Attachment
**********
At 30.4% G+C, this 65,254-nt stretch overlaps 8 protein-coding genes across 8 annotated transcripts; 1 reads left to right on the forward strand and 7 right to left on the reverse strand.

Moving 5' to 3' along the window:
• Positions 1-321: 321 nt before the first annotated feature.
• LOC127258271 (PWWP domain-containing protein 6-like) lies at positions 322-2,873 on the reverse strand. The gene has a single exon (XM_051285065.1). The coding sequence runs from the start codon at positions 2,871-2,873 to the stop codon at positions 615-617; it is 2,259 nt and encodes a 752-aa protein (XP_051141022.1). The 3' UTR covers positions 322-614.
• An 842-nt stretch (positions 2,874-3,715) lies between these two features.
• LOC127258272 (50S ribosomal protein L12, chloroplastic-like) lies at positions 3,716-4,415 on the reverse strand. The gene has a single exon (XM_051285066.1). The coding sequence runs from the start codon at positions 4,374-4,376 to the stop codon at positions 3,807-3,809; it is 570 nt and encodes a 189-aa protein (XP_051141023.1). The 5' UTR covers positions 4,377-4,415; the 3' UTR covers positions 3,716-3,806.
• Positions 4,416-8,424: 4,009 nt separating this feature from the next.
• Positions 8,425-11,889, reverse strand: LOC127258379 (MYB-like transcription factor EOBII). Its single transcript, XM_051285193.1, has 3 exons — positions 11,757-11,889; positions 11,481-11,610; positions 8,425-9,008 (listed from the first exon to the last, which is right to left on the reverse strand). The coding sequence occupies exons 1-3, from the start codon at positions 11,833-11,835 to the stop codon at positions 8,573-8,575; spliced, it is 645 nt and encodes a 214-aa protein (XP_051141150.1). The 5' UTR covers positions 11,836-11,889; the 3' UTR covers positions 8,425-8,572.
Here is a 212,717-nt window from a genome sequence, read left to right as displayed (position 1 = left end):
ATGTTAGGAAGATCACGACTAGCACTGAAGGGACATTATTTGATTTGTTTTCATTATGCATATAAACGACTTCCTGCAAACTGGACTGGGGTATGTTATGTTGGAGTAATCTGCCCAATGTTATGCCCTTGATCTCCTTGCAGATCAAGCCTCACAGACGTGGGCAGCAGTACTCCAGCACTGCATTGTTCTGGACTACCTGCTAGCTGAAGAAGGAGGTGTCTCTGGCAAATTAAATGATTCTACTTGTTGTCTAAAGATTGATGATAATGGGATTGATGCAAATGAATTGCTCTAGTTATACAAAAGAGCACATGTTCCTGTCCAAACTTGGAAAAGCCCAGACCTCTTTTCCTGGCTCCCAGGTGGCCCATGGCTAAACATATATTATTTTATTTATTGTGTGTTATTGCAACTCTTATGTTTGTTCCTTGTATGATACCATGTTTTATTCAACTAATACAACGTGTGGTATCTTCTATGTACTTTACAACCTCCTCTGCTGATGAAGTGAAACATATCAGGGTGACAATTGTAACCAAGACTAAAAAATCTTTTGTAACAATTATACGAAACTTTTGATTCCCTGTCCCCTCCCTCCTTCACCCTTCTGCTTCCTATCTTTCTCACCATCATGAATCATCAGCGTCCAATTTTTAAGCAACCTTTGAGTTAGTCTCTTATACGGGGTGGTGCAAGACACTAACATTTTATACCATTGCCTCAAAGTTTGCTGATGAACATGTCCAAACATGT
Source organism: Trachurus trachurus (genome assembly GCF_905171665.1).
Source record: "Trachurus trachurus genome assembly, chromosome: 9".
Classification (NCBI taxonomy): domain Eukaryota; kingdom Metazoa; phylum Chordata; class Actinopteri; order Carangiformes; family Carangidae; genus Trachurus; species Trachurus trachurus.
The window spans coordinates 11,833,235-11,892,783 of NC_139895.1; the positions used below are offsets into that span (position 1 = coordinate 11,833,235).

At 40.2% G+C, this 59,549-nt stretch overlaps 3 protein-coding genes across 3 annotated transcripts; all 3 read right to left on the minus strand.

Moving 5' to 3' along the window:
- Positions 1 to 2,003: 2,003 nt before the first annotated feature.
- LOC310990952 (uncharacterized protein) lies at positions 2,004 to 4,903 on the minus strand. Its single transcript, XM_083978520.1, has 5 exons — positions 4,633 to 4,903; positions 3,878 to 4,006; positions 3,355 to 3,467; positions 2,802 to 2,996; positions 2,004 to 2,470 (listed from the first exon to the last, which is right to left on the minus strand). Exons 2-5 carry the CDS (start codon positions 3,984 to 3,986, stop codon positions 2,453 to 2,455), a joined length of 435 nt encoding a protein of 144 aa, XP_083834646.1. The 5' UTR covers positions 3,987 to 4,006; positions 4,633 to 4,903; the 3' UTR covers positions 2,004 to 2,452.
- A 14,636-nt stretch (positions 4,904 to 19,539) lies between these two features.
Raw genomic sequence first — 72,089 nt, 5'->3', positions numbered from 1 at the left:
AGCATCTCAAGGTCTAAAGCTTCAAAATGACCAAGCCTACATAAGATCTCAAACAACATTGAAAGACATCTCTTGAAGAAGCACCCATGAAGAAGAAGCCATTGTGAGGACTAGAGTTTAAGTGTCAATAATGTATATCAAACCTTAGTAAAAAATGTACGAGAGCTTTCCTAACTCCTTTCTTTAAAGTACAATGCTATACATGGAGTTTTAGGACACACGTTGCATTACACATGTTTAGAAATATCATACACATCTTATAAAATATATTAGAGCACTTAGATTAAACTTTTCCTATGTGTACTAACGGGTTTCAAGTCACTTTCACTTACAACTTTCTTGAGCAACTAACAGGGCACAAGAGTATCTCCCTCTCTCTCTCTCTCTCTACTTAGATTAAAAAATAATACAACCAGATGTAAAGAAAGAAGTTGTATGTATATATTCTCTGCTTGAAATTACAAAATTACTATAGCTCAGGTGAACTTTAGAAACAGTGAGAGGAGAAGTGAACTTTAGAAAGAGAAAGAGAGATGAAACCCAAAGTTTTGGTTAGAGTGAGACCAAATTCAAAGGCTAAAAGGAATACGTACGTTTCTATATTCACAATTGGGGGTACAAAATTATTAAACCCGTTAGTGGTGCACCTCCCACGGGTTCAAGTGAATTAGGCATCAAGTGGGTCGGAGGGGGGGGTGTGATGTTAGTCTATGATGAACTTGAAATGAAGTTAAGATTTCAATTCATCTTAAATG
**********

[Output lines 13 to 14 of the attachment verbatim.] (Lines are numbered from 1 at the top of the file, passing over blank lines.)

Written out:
Classification (NCBI taxonomy): domain Eukaryota; kingdom Metazoa; phylum Chordata; class Actinopteri; order Carangiformes; family Carangidae; genus Trachurus; species Trachurus trachurus.
The window spans coordinates 11,833,235-11,892,783 of NC_139895.1; the positions used below are offsets into that span (position 1 = coordinate 11,833,235).